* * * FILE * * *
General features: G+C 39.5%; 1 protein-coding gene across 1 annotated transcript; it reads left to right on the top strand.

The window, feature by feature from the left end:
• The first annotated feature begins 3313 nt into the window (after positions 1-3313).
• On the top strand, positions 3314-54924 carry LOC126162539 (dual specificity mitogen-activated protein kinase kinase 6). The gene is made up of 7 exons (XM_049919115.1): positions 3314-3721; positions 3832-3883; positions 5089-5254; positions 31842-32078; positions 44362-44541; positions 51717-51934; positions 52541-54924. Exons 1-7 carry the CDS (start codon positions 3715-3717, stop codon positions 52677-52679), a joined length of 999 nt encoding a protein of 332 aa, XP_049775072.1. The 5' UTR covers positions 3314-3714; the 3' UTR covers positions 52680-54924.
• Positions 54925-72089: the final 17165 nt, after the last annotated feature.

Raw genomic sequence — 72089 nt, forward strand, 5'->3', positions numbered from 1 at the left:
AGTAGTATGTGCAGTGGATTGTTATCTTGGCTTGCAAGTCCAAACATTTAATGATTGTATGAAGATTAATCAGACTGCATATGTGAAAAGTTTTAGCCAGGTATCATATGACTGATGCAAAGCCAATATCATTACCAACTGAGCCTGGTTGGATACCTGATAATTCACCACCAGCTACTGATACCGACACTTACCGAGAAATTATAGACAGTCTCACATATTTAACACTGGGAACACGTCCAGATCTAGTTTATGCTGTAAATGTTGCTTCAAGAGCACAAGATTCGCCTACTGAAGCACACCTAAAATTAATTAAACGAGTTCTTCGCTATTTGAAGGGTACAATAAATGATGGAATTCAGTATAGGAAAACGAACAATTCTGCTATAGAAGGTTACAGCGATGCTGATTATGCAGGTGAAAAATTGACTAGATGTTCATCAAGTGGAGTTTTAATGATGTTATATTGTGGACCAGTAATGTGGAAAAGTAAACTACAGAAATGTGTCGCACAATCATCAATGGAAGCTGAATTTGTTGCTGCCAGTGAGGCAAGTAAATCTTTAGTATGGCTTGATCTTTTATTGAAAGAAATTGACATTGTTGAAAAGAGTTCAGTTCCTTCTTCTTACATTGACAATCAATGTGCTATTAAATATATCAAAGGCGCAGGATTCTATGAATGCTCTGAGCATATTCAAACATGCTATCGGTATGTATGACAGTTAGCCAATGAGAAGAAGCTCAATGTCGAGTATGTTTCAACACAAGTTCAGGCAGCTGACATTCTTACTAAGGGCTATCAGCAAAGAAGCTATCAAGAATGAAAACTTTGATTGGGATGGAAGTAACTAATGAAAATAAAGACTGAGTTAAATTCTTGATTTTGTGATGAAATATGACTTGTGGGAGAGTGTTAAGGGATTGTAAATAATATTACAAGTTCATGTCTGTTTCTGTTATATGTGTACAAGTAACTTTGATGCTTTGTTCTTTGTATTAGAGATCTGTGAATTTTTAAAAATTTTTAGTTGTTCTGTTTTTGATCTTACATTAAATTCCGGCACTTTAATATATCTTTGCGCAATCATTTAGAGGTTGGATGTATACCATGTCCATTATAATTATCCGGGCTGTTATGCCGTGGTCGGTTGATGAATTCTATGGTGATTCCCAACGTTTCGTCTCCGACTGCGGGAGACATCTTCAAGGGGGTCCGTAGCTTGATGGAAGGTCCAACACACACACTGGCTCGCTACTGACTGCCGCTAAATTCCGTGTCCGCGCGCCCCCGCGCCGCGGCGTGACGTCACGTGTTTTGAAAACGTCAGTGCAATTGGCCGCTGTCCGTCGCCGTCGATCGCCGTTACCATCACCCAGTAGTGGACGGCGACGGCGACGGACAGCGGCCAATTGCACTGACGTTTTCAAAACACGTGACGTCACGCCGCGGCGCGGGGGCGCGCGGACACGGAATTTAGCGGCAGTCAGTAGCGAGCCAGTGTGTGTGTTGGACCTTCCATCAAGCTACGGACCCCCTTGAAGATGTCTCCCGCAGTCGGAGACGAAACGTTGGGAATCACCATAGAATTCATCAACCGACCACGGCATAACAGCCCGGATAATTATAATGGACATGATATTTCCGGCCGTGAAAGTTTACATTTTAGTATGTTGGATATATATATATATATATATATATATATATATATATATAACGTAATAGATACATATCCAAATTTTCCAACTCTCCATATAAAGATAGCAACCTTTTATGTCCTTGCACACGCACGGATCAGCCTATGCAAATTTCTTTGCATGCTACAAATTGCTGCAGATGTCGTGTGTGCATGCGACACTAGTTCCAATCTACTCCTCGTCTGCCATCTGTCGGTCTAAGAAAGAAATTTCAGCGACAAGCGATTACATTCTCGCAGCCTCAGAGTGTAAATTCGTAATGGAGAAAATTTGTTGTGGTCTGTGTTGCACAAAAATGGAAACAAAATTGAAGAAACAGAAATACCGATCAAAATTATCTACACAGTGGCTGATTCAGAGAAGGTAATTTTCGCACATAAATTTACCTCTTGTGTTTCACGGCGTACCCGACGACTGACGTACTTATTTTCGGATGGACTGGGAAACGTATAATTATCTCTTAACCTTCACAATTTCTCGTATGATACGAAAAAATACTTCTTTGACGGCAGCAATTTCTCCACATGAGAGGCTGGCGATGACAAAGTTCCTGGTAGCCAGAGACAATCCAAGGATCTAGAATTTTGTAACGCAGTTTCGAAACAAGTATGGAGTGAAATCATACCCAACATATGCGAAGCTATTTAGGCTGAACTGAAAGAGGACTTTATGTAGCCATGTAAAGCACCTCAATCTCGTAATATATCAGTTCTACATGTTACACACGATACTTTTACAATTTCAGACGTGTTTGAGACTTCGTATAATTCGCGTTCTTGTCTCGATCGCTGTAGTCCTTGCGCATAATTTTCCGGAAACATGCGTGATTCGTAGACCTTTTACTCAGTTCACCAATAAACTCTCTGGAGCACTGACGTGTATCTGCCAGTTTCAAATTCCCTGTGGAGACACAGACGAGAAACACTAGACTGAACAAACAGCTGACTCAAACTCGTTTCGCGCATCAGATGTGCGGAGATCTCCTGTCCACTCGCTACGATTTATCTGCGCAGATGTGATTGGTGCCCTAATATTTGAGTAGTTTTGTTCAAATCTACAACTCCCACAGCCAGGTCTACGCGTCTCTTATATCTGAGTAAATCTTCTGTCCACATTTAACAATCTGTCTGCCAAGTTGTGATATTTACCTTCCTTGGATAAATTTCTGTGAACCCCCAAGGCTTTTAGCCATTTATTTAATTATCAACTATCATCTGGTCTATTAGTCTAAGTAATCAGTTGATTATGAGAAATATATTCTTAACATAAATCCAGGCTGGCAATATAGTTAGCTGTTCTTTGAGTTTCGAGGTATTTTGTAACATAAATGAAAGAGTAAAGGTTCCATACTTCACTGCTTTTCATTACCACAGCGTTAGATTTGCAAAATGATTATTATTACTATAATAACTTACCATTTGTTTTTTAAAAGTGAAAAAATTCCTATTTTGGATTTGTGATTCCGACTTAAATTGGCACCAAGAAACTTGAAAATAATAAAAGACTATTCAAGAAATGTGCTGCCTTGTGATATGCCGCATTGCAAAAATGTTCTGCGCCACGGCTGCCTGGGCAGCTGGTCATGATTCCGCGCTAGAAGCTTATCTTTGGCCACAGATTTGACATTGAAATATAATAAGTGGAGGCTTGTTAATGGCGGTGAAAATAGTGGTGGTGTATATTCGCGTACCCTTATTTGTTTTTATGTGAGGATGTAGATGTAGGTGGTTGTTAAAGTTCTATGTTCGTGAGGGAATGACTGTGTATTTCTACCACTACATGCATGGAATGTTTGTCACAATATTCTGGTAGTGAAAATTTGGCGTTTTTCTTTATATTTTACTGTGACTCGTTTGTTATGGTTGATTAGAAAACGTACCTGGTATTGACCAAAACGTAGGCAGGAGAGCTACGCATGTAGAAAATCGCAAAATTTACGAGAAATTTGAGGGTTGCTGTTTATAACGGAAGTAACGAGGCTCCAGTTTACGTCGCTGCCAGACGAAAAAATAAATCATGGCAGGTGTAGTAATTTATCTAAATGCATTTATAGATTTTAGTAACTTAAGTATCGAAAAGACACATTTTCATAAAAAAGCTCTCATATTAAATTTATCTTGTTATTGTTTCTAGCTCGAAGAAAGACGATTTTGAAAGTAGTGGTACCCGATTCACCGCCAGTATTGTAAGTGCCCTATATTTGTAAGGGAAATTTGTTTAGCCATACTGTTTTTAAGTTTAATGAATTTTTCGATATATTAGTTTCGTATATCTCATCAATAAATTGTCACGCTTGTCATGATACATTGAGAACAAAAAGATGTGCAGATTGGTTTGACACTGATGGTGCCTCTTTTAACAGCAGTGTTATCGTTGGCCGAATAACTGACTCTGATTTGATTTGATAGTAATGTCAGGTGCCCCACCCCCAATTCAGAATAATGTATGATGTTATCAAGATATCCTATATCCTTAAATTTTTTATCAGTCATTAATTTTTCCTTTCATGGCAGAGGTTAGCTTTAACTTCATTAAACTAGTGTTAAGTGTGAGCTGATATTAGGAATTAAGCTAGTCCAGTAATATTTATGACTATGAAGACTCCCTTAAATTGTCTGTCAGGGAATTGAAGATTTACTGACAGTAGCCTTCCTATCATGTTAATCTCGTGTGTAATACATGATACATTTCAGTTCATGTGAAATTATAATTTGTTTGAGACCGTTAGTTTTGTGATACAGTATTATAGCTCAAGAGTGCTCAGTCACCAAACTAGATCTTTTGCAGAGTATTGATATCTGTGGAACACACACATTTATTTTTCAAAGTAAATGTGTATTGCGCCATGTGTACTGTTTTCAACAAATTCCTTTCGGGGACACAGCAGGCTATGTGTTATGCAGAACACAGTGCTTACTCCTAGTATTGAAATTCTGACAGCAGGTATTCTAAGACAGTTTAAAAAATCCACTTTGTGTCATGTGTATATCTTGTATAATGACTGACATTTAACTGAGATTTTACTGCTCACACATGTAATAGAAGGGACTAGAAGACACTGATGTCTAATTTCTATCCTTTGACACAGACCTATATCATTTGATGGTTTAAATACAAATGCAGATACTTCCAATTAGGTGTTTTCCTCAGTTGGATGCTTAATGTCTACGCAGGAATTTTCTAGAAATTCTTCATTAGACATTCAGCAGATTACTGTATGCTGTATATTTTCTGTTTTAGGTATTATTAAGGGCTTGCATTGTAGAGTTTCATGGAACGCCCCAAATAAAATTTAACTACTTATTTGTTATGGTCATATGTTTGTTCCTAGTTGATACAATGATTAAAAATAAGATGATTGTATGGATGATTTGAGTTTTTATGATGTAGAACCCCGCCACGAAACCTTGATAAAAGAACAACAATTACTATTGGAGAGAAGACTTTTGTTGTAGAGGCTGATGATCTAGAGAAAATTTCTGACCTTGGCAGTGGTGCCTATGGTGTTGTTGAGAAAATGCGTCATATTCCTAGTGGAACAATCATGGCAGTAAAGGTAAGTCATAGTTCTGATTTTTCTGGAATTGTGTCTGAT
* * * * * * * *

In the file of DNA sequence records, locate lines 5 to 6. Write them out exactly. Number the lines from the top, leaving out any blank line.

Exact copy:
• Positions 54925-72089: the final 17165 nt, after the last annotated feature.

Raw genomic sequence — 72089 nt, forward strand, 5'->3', positions numbered from 1 at the left: